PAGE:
When does fire-resistant paint require a topcoat?
Standard interior application
Unless desired for aesthetics, it is not necessary to add a protective topcoat as the fire-resistant coating will not be exposed to environmental conditions that might cause it to degrade prematurely.
Exterior semi-exposes and high ambient humidity application
In these environments, a topcoat is necessary to protect the intumescent paint from being exposed to conditions that may affect its durability and performance.
Which is the best brand of intumescent paint for your application?
Your choice of fire-resistant paint will depend on the type of project that you’re working on. Our customers report having superb results with Jotun and Ultrimax products.
Jotun is a well-known and trusted brand. The Norwegian-borncompany has an excellent track record for producing high-performance coatings that meet heavy industry marine specifications.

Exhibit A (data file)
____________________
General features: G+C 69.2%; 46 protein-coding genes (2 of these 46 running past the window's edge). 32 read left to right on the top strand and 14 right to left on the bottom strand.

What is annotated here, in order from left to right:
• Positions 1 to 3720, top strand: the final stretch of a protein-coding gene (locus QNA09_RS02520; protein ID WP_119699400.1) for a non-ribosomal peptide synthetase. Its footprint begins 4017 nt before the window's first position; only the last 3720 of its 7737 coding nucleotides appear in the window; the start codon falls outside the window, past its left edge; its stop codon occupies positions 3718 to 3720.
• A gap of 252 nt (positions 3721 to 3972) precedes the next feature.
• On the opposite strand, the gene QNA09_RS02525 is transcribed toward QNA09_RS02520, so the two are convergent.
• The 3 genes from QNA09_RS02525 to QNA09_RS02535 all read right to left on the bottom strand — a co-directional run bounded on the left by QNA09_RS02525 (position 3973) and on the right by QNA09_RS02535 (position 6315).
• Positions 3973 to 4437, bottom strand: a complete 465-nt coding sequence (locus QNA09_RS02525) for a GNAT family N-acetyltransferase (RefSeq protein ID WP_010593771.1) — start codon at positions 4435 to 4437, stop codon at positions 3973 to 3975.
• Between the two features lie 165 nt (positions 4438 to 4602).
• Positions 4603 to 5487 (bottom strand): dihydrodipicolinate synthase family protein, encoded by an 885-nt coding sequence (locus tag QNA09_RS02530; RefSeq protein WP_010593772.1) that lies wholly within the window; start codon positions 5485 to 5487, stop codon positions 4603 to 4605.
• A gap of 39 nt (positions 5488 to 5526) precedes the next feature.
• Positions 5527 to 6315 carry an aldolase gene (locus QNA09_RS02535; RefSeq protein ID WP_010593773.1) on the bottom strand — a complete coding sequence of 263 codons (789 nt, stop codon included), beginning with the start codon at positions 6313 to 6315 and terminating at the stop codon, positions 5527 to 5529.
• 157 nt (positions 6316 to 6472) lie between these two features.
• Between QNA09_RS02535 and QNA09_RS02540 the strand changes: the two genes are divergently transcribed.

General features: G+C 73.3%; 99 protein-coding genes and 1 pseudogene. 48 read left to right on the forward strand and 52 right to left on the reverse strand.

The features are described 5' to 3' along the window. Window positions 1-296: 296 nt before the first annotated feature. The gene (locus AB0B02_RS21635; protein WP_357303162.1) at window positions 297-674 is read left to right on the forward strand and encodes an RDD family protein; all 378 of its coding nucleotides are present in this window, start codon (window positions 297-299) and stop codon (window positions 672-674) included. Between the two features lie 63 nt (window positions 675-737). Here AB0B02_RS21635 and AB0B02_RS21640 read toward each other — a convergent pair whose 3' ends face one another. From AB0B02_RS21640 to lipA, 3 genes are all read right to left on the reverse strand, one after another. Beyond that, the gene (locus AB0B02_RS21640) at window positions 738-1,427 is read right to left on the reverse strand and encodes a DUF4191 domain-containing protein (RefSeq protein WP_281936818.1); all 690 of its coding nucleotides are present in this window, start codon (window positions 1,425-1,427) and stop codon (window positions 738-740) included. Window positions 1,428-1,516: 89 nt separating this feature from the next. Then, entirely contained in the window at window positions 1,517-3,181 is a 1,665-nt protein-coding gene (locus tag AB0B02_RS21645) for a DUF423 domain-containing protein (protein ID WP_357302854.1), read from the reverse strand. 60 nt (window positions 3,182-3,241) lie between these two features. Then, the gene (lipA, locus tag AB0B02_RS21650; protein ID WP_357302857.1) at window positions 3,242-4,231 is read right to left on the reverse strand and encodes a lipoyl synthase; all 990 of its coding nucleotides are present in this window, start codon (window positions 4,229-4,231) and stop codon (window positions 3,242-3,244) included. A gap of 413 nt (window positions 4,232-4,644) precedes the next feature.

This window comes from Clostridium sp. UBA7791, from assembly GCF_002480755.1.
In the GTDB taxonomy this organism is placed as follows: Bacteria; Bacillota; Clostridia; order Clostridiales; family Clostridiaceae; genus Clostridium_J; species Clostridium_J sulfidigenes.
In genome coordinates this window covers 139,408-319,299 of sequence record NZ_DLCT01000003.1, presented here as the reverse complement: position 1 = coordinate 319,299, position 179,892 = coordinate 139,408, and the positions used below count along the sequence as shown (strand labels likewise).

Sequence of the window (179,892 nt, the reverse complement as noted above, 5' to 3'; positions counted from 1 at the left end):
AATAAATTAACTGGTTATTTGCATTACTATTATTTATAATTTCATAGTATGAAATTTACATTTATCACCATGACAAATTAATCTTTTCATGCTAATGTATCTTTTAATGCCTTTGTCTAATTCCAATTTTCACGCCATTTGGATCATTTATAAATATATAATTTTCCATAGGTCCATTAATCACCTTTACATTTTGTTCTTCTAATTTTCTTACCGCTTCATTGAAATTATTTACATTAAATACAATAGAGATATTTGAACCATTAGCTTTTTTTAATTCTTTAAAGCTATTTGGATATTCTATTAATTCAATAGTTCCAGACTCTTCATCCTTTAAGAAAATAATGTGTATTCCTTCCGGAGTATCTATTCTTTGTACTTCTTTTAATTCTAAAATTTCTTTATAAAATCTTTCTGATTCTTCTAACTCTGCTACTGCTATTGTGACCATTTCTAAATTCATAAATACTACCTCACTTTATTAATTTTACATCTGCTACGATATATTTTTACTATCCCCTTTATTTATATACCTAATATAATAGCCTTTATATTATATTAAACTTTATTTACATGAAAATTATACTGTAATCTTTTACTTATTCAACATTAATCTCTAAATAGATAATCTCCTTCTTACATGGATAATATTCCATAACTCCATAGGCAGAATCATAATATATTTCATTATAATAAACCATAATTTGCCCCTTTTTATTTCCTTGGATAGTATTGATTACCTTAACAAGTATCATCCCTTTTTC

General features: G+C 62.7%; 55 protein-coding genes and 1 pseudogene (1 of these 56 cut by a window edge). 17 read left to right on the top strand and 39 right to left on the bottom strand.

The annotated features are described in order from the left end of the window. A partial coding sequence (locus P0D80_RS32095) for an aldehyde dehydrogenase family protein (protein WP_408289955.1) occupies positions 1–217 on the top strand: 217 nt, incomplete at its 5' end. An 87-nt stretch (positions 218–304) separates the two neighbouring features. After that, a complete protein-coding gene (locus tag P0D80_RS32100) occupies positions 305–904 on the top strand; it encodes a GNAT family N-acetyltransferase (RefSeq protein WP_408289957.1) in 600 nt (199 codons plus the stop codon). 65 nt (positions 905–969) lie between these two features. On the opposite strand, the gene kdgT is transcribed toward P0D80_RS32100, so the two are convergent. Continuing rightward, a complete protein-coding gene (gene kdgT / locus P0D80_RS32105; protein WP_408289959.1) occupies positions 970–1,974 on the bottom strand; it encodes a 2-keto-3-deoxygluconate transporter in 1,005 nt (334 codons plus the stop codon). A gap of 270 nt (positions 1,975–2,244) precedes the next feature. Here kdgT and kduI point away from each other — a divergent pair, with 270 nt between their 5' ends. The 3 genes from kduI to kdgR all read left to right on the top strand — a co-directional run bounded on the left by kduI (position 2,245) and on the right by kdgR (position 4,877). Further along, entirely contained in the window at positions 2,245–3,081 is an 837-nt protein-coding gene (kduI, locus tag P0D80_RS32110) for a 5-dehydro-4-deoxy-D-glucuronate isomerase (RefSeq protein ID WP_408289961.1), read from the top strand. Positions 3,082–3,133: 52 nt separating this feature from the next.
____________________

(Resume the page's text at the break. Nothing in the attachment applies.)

Jotun Steelmaster 600WF Intumescent Paint is a one component waterborne acrylic thin film heat resistant coating.
- Independently approved for fire protection of structural steel exposed to cellulosic fire.
- Can be used as mid coat or finish coat in atmospheric environments. Suitable on approved primers on carbon steel substrates
Steelmaster 60SB is a high-solids (solvent-borne) single-pack, thin-film intumescent coating. It is designed to be used as the reactive mid-coat in a full passive 90-minute fire protection system for steel constructions.
- Structural steel exposed to external environments up to corrosivity category C4 (ISO 12944-2), with a compatible topcoat
- Mid-coat or finish coat in atmospheric environments
Utrimax Heat Resistant
Ultrimax has been manufacturing industrial paints since 2006. The company has gained a reputation for Jotun-style quality, easy-to-use online ordering and direct customer service from their Yorkshire HQ.
Need more advice on intumescent paints or heat resistant?
Give our friendly Total Paint Shop Support Team a call on 01302 856666 or drop us an email at email@example.com.